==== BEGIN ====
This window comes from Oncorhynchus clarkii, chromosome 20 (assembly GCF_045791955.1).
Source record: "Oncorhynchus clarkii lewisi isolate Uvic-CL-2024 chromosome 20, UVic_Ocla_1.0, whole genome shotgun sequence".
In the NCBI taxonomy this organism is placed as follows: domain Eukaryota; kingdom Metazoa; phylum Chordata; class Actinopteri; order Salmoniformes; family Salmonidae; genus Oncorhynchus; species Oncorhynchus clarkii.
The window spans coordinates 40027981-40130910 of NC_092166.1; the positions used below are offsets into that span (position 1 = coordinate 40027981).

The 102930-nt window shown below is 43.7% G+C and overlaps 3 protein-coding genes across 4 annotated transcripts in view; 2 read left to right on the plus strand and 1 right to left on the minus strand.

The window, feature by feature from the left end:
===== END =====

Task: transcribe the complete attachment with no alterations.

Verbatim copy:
This window comes from Oncorhynchus clarkii, chromosome 20 (assembly GCF_045791955.1).
Source record: "Oncorhynchus clarkii lewisi isolate Uvic-CL-2024 chromosome 20, UVic_Ocla_1.0, whole genome shotgun sequence".
In the NCBI taxonomy this organism is placed as follows: domain Eukaryota; kingdom Metazoa; phylum Chordata; class Actinopteri; order Salmoniformes; family Salmonidae; genus Oncorhynchus; species Oncorhynchus clarkii.
The window spans coordinates 40027981-40130910 of NC_092166.1; the positions used below are offsets into that span (position 1 = coordinate 40027981).

The 102930-nt window shown below is 43.7% G+C and overlaps 3 protein-coding genes across 4 annotated transcripts in view; 2 read left to right on the plus strand and 1 right to left on the minus strand.

The window, feature by feature from the left end: